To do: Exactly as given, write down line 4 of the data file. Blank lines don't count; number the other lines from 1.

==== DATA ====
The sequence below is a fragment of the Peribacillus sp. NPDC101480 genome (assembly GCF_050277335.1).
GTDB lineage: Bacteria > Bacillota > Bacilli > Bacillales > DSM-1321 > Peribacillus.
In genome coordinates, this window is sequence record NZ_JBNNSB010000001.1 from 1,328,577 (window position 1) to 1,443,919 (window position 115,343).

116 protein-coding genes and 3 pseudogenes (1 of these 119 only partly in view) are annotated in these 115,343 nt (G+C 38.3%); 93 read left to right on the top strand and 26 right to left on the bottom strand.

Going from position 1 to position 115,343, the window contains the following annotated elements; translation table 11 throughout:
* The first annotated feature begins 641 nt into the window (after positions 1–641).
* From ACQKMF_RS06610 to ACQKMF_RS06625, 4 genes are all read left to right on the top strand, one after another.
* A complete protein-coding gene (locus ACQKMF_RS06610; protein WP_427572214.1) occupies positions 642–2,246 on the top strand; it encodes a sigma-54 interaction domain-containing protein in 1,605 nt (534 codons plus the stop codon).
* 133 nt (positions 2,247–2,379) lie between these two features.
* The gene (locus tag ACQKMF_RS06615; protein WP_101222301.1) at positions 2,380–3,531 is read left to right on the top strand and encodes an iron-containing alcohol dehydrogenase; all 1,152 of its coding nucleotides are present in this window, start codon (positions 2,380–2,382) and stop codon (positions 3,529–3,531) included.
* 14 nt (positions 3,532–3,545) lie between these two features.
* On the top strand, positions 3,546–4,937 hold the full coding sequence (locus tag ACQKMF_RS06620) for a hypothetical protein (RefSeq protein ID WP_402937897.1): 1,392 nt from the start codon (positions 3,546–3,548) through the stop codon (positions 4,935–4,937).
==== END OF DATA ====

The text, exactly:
116 protein-coding genes and 3 pseudogenes (1 of these 119 only partly in view) are annotated in these 115,343 nt (G+C 38.3%); 93 read left to right on the top strand and 26 right to left on the bottom strand.